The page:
U.S. Supreme Court justices struggled to define the reach of privacy in the digital age, as they considered whether police officers must get a warrant before searching the mobile phone of someone they arrest.
In a two-hour argument that touched on Fitbits, Facebook and emerging encryption technology, justices across the ideological spectrum suggested they weren’t prepared to give police unfettered power to search a person’s phone.
“People carry their entire lives on a cellphone,” Justice Elena Kagan said.
At the same time, members of the court voiced concern that placing mobile devices completely off limits might put officers at risk and allow destruction of the information on the phone. Criminals are “more dangerous, more sophisticated and more elusive with cellphones,” Justice Anthony Kennedy said.
More than 90 percent of American adults own mobile phones, giving the two cases considered by the court today broad practical significance. The disputes are part of a wider debate over electronic privacy that ultimately may produce a Supreme Court showdown over the National Security Agency’s telephone-data surveillance program.
Today’s cases, which the court will resolve by July, test the Constitution’s Fourth Amendment and its ban on unreasonable searches. One of the cases involves an old-style “flip” phone with limited data capacity, while the other concerns a newer smartphone.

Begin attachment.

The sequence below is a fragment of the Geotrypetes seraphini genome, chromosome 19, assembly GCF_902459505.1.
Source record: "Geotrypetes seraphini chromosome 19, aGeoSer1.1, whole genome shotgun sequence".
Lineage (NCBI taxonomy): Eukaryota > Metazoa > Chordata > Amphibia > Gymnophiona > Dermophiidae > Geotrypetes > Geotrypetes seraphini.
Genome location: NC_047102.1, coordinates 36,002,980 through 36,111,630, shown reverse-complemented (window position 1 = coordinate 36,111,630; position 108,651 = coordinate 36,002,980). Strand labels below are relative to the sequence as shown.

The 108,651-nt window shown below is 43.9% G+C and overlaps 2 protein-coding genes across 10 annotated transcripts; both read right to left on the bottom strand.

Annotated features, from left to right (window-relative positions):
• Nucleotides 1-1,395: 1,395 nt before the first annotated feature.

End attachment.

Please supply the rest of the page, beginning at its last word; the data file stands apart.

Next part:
The smartphone case stems from David Leon Riley’s 2009 arrest in San Diego for carrying concealed and loaded weapons under his car’s hood. Police took Riley’s Samsung Instinct M800 smartphone, searching it at the scene and later at the station.
Officers found photos and videos suggesting that Riley was a member of a gang, as well as a photo of him and another person in front of a car that police suspected had been involved in a shooting. The information eventually helped prosecutors win a conviction of Riley on shooting-related charges, including attempted murder.
Riley was sentenced to 15 years to life in prison, and a California state appeals court upheld the conviction.
Riley’s lawyer, Jeffrey Fisher, urged the court to impose a “categorical rule,” generally requiring a warrant.
Chief Justice John Roberts asked whether Fisher’s approach would shield even material that a person has already made public, like a Facebook or Twitter account accessible through the phone.
“Any privacy interest in a Facebook account is at least diminished because the point is you want these things to be public and seen widely,” the chief justice said.
Roberts later asked whether police could examine a Fitbit, which records how many steps a wearer has taken. Fisher said he would shield that device as well.
California Solicitor General Edward DuMont, defending the conviction, pointed to Supreme Court cases that say officers may seize and inspect any item found on someone being arrested. Several justices questioned how Fisher’s contentions could be squared with that line of cases.